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A Mile-High Gridiron Nightmare

detail of an NFL logo on a clothing item.
photo by Flickr user thelittleone417, licensed under CC BY-SA

I’ve had a recurring nightmare since I was a drama major in college.

I step on the stage in front of a huge audience, all waiting for me to start the opening number. I open my mouth and nothing comes out; I’ve forgotten all my lines. I often wake up in a panic before I realize it was just a nightmare, and I have not, in fact, embarrassed myself in front of thousands of people.

Denver Broncos “quarterback” Kendall Hinton saw his dream of starting in an NFL game turn into a nightmare this past Saturday. In an event that can only be described as “so 2020,” all four of the Broncos quarterbacks on the roster were deemed ineligible to play in Sunday’s game versus the New Orleans Saints just 24 hours before the game was due to start.

Third-stringer Jeff Driskel had tested positive for coronavirus on Thursday and is on the reserve/COVID-19 list for the foreseeable future. Sports writer Adam Schefter reported on Saturday that all remaining Broncos quarterbacks (starter Drew Lock, backup Brett Rypien and practice squad member Blake Bortles) had been deemed “high risk” because they came into contact with Driskel in a Wednesday meeting and were not wearing masks. Reporter Benjamin Allbright later clarified that masks were only lowered to communicate during the meeting. Even so, the NFL caught these protocol violations on video and ruled out all three players on Saturday. The Broncos unsuccessfully petitioned the NFL to start their offensive quality control coach, Rob Calabrese, who hadn’t taken an offensive snap since his tenure with the Central Florida Knights ended in 2012. The team also considered starting Broncos backup running back Royce Freeman, who serves as emergency quarterback. Hinton, an undrafted rookie wide receiver on the practice squad, eventually got the call.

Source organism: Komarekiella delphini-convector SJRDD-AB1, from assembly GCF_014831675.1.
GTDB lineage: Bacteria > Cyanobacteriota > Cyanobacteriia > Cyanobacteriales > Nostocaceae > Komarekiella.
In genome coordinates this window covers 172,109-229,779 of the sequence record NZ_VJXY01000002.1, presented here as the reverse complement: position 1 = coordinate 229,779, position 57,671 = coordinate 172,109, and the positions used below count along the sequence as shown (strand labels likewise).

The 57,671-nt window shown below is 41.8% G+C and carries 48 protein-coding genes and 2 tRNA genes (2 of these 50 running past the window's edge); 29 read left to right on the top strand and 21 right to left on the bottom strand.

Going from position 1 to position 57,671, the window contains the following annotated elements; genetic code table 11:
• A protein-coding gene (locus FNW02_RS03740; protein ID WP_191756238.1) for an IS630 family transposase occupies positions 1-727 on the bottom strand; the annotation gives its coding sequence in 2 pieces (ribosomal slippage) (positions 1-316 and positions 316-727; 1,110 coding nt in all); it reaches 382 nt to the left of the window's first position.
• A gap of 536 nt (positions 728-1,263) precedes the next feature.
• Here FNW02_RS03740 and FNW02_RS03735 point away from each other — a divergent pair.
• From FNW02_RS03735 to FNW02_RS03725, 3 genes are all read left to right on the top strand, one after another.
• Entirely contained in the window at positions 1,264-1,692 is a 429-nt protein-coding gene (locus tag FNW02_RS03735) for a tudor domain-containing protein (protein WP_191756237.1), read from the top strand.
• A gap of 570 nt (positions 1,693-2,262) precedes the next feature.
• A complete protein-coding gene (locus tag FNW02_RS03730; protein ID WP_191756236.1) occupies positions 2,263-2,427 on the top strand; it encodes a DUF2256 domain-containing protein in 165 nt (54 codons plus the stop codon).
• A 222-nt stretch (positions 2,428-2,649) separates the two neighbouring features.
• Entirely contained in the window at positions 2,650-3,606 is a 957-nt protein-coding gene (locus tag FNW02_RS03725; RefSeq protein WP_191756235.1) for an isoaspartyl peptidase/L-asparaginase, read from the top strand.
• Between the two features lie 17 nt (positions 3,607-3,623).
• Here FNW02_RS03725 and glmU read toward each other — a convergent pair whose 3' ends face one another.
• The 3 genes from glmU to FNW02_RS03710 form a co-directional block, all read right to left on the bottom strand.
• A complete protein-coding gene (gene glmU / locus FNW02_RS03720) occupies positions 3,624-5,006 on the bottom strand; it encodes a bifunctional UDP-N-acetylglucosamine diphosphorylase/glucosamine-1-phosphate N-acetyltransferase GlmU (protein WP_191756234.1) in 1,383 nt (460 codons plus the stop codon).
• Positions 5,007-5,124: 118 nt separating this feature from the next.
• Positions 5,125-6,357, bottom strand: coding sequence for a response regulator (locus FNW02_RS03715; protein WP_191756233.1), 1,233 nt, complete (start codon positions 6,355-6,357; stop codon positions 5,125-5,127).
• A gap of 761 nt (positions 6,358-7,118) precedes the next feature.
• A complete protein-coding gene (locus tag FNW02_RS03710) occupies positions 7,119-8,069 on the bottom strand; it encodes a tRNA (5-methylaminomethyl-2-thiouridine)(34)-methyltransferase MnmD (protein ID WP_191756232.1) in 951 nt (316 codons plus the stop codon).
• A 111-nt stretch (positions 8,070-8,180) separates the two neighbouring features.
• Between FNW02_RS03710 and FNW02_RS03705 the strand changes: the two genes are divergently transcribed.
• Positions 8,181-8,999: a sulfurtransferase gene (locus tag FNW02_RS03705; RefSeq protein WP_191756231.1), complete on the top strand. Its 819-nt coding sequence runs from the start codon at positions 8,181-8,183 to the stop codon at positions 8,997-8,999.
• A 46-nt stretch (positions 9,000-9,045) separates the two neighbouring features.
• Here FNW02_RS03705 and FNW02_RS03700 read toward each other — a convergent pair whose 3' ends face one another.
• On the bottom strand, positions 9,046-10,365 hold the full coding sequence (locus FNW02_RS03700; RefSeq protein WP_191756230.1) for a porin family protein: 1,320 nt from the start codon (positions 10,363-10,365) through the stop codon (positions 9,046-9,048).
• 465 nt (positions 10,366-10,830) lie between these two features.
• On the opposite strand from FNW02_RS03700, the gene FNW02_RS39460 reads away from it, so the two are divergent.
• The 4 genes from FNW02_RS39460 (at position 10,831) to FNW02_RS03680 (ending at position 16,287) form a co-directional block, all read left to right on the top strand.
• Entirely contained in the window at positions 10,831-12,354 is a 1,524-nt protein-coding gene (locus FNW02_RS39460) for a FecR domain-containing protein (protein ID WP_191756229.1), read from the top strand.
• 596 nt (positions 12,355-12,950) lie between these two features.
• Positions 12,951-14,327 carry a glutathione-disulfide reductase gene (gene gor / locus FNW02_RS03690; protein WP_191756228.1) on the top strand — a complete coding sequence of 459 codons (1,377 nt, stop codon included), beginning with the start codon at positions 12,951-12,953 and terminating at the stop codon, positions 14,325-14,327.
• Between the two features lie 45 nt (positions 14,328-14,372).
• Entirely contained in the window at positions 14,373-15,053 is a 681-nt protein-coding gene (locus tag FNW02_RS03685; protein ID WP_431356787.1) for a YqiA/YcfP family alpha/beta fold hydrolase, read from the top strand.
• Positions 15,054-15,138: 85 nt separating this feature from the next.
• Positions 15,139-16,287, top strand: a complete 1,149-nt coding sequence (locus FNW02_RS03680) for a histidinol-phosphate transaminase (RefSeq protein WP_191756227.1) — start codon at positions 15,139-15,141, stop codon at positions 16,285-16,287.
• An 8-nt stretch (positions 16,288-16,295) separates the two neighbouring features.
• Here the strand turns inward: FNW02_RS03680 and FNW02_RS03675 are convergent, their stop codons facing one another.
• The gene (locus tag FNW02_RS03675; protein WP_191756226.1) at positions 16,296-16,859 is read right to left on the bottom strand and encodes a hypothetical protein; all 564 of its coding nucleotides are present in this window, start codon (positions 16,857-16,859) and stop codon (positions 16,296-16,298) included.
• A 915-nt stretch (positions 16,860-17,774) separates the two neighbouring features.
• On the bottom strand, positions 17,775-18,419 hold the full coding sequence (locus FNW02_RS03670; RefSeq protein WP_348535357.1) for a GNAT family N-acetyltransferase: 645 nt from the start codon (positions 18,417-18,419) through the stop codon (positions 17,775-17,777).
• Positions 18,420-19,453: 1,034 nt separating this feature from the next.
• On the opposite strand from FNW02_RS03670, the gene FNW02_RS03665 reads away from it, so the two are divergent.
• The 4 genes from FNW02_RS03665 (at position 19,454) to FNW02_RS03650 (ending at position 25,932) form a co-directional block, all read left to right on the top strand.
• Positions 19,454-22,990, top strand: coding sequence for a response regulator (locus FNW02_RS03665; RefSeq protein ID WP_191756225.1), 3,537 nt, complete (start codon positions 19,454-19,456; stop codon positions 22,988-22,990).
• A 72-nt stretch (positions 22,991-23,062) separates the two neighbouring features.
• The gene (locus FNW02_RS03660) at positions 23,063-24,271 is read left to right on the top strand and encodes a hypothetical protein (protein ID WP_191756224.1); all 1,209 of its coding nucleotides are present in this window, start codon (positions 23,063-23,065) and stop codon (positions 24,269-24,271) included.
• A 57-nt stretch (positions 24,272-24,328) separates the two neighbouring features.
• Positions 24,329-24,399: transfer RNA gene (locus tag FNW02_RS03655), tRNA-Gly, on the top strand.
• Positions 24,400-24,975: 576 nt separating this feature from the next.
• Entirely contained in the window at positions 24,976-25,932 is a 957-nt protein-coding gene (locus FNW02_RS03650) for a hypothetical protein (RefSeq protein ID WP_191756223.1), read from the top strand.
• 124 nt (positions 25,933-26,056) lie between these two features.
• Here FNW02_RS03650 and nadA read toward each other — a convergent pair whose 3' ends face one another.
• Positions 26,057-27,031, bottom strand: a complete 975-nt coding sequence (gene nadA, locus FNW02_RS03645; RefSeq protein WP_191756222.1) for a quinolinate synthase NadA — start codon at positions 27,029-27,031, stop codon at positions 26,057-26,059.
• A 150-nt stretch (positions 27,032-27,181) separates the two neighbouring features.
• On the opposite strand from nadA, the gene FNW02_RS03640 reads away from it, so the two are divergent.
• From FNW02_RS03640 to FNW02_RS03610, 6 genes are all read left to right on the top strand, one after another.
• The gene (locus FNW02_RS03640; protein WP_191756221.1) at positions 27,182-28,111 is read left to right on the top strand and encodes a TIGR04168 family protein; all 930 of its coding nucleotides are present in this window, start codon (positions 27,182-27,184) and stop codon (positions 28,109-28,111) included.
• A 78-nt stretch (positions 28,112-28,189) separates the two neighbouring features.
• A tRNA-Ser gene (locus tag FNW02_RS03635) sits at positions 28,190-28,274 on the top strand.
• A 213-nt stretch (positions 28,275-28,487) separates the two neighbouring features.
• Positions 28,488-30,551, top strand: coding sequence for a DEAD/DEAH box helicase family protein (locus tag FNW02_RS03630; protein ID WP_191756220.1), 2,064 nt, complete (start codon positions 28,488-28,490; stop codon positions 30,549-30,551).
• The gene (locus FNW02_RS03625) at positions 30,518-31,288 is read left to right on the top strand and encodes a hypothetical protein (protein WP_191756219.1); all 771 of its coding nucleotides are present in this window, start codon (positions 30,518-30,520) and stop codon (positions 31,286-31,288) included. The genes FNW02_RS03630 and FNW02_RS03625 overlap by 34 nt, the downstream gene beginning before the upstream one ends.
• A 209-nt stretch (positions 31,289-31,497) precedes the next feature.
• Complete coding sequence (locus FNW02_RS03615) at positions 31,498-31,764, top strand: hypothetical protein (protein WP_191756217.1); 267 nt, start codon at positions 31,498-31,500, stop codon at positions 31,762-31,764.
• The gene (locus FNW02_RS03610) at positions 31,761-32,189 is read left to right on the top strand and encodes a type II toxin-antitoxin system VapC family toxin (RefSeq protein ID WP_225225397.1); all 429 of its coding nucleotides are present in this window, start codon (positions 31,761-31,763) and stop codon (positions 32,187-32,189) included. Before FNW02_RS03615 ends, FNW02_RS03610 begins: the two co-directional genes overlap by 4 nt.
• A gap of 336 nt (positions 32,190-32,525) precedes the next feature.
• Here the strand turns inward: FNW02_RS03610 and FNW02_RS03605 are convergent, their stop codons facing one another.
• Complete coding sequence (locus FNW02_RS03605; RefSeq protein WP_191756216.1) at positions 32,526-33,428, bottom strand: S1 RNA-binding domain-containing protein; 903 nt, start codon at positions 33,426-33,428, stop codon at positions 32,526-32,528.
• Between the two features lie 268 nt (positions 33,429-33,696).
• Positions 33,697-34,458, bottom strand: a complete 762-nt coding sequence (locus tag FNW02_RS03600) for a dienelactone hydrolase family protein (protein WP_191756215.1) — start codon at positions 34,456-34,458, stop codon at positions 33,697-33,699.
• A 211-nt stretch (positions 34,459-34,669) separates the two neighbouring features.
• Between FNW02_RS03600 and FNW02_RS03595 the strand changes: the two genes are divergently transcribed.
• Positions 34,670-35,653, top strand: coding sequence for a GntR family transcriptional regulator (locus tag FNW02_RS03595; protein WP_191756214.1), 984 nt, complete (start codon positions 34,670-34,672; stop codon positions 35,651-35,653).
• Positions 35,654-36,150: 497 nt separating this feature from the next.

Yes, you read that correctly – a wide receiver started as a quarterback in the National Football League.

Hinton is not without experience under center. He played quarterback both in high school and in college at Wake Forest, before switching to slot receiver in his redshirt senior season. Even so, learning the Broncos’ playbook and preparing to lead an NFL team in less than one day was a monumental task. I don’t doubt even the most seasoned quarterback would have struggled with it.

In essence, the Broncos asked Hinton to go on stage without knowing his lines. Only instead of mere embarrassment in front of a televised audience, Hinton faced the potential that a 300-pound defensive lineman would seriously injure him.

The game unfolded as most would expect. Hinton threw more passes to the other team (two) than he did to his own team (one), which hadn’t happened since first-round draft bust Ryan Leaf did so in 1998. Hinton finished with a 0.0 quarterback rating, out of a possible 158.3. The Broncos defense did the best they could to get after Saints backup quarterback Taysom Hill, but they were on the field for over half the game. (Hill was playing because future Hall of Famer Drew Brees is out with broken ribs and a collapsed lung. I would hope the Little League “mercy rule” would have been instituted if he had played.) The Broncos fell 31-3 in the first game played with no quarterbacks on the roster since 1965.

If the Broncos found themselves without any of their quarterbacks in a normal year, they could have gone out and signed anyone off the street. Peyton Manning would have been my first choice, but any other out-of-work quarterback would have sufficed. Due to league COVID protocols, though, any free agents or players signed or acquired from other teams must wait six days before being eligible to play. The Broncos truly had no options available to them with less than a day to find someone. They went with the best of all the terrible choices, and it turned out as poorly as anyone could have expected.

Many Broncos players and fans have expressed displeasure that the league allowed this travesty. Denver tight end Noah Fant tweeted his complaint at the NFL and asked what would happen if Hinton were injured – the Broncos had no backup quarterback. Safety Kareem Jackson suggested the NFL tried to make an example out of the Broncos by refusing to postpone the game because the quarterbacks broke protocol.

Many fans like me see a double standard in how the league is handling postponements. The NFL discussed reasons for postponing games at their fall meeting and stated that games would not be postponed due to COVID-19 breakouts by position group. This has sometimes held. The Oct. 25 game in which the Las Vegas Raiders lost to the Tampa Bay Buccaneers was not postponed, despite the entire Raiders offensive line being placed on the reserve/COVID-19 list earlier in the week. The Raiders players were cleared to play the day before the game. But Raiders coach Jon Gruden was still livid with the league, because he felt his players couldn’t prepare.